Perpetrators use a wide range of hidden tactics to maintain control and brainwash their victim, by presenting insults as a joke, by gaslighting, and by presenting different versions of events.
Thus, at the beginning of the COVID–1984 nightmare, we were told we needed a three weeks’ lockdown to “flatten the curve”, save the NHS, and save lives. We were told to be good, and we have been good. We were told by the Government that they cared about us, that they loved us. But now, seven months later, we are told things are out of control, that we are at tipping point; that they only way out of this is for a vaccine, for an immunity passport, for a New Normal or Building Back Better to form a New World Order. We have been duped. We were good, we did our best, but now we have been told we are complacent, and we are now trapped, just like a victim of abuse.
Professor Susan Michie, a psychologist with SPI-B of SAGE, speaking on LBC Radio with Andrew Castle on 4 October 2020, declared how the population had been complacent by not following COVID–19 regulations. Castle mentioned all the businesses going bust and the rising unemployment. Michie retorted that people will just have to retrain for new jobs or careers. She even mentioned that because of social distancing measures needed for schools (and other workplaces, I presume), government should just take over unused or empty buildings to adapt to the new regime. Sound familiar? It should. That’s because this is what happened under totalitarian communism. Not surprising, as Susan Michie is a member of the Communist Party of Britain.
Like the abuser, the UK and Scottish Governments keep changing the story and goalposts to try to placate us. One minute, the crisis is the so-called deaths from COVID–19, the next minute it is the R number, and now we have a casedemic based on a questionable PCR test, which it seems will place us into a Kafkaesque indefinite COVID–1984: it seems the PCR test can be used and manipulated to bolster population control and movement at a whim; the PCR test was never designed for such diagnostic purposes or to inform public health policies in this way. And then they tell us we have been too complacent and that even more draconian measures could be needed for months or years to come, until a rushed-out unsafe vaccine can save us.
The COVID–19 Brave New Normal is an experiment in which the long-term outcomes on children are as yet unknown; but, from what we know about developmental psychology, it is highly probable that the government(s) are harming future generations.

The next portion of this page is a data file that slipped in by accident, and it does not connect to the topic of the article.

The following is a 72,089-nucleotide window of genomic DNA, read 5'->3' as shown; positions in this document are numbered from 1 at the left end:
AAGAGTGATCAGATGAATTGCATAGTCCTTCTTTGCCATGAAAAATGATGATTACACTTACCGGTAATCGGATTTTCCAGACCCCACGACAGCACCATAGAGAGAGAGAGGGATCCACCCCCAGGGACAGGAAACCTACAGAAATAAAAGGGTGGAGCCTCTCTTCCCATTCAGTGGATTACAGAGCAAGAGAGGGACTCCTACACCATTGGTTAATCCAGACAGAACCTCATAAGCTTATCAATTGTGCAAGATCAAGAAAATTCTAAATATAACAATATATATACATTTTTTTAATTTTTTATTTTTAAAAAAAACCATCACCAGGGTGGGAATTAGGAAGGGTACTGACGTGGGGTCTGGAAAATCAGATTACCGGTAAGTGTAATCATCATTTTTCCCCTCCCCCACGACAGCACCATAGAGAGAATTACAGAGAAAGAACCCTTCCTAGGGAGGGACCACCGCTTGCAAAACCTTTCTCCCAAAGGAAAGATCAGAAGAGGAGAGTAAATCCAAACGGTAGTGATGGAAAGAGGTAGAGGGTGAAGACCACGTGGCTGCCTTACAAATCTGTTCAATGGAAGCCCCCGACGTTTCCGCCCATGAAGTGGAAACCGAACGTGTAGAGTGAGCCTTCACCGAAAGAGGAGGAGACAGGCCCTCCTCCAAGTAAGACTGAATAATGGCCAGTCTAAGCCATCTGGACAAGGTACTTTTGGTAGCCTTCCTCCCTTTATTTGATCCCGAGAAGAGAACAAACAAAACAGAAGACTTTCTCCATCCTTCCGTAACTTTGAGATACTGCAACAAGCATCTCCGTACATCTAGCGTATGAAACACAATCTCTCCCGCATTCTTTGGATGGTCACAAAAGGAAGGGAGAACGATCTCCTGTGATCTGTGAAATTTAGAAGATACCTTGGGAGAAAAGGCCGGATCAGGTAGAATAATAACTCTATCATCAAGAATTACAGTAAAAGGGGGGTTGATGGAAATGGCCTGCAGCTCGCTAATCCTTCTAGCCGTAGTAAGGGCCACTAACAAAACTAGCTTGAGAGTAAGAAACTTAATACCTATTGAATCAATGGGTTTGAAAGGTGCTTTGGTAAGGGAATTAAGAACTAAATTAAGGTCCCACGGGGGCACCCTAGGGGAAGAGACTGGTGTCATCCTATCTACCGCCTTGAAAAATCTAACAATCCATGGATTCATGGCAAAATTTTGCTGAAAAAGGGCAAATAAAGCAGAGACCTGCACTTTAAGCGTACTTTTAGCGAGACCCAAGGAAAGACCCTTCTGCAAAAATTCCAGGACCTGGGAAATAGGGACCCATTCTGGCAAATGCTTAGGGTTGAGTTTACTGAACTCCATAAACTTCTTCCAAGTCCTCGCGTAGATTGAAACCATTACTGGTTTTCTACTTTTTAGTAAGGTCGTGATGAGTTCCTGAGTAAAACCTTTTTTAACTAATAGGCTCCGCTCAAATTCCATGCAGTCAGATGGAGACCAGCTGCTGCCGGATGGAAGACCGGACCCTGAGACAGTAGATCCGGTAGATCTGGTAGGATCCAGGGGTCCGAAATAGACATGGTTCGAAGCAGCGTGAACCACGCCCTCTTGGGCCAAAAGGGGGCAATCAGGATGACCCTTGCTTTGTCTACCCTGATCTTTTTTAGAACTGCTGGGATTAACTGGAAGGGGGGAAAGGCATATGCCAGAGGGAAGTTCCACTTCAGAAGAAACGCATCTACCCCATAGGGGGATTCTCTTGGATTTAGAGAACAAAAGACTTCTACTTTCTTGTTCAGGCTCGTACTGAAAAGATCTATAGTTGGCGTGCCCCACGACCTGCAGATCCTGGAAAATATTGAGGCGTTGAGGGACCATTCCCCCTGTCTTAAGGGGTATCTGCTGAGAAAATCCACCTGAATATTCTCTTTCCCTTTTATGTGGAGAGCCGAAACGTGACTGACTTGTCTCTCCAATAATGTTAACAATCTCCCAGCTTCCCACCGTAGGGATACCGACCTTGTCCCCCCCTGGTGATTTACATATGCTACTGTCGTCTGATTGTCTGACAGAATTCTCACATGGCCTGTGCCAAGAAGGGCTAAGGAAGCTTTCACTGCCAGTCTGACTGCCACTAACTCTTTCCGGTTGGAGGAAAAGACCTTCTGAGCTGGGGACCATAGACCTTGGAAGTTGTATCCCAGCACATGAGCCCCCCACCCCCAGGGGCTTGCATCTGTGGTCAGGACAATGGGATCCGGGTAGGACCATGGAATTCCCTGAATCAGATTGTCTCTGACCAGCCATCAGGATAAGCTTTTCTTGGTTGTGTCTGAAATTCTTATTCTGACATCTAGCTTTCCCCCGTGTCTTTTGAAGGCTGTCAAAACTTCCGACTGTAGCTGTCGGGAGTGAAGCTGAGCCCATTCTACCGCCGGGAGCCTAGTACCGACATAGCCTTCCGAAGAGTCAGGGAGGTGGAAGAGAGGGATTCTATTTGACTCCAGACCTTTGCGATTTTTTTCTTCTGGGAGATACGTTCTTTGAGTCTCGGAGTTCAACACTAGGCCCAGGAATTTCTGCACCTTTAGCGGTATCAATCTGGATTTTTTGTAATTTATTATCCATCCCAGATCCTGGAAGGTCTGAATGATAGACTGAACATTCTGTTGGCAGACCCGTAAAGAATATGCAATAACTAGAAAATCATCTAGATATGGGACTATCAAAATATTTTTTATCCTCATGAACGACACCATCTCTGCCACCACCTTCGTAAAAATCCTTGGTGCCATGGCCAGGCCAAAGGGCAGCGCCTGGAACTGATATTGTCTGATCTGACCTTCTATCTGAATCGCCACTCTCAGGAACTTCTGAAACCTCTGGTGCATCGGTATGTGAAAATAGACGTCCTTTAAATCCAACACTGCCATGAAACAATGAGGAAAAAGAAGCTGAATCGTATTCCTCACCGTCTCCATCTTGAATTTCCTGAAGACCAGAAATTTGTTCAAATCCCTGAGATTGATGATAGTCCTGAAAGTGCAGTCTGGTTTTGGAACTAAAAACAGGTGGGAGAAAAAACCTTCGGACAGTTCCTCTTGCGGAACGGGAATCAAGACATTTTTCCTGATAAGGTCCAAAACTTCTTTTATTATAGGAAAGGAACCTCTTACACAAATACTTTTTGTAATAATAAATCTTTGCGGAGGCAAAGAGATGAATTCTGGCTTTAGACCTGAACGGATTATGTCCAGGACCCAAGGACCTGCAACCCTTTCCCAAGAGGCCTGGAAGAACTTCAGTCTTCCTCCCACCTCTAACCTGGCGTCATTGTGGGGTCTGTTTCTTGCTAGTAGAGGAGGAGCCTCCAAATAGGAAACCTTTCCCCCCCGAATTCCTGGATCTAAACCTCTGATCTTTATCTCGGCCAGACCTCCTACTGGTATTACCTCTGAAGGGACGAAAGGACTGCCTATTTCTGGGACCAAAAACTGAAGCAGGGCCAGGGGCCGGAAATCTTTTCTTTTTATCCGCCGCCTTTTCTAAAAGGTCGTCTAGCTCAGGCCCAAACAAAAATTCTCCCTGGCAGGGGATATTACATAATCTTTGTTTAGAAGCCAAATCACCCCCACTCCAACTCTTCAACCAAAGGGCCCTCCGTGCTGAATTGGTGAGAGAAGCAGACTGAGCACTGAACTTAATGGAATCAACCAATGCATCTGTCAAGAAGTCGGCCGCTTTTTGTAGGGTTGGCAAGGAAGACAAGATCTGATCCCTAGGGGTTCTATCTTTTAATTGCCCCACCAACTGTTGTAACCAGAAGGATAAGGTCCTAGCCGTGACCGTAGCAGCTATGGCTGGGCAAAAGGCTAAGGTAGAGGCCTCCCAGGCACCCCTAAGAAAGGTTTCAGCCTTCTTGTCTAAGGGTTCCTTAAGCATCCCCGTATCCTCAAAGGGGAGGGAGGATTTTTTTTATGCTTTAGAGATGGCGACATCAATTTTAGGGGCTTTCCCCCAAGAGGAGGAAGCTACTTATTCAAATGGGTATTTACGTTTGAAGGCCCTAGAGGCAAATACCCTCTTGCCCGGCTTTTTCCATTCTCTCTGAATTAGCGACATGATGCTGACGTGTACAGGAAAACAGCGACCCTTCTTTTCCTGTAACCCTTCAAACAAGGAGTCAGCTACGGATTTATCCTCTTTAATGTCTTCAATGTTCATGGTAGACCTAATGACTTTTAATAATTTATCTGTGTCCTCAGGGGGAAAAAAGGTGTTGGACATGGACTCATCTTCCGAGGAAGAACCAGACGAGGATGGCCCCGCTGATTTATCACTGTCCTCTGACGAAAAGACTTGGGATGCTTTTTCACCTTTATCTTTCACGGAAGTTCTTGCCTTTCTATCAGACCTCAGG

While the unethical psy-op carries on, the British Psychological Society (the regulator of psychologists), the Health and Care Professions Council, psychologists, mental health charities, psychotherapy organisations, politicians, and so-called political activists are completely silent about this deliberate psychological torture of our society and our children. Is the silence from the British Psychological Society because the Director of Policy of the BPS, Kathryn Scott, is on SPI-B of SAGE?
The silence from the aforementioned groups and individuals is unacceptable; it is complicity.
The data and the science are clear: COVID–19 is not a threat requiring us to lock down society and destroy the economy. COVID–19 is the equivalent of a bad flu season. The PCR test is unreliable and should not be used as a diagnostic instrument, and the use of the PCR has contributed to what is now just a casedemic. The hospitals are not overwhelmed; they never were, nor ever will be. Indeed, the famous Nightingale Hospitals were never used and for all intents and purposes have been decommissioned.
Why have mask wearing and hand sanitising not seen a reduction in the yearly average for flu deaths, and why are flu deaths currently outstripping deaths from COVID–19? This is a question never asked by a UK mainstream journalist. Why are the politicians not yelling in anger that lockdown measures will cause more deaths that COVID–19? People cannot get operations, people cannot get screened for illness and disease, people cannot see a dentist, and people cannot see their friends and family. Isolation is a huge killer, especially for old people who are unable to see loved ones if they are in a care home.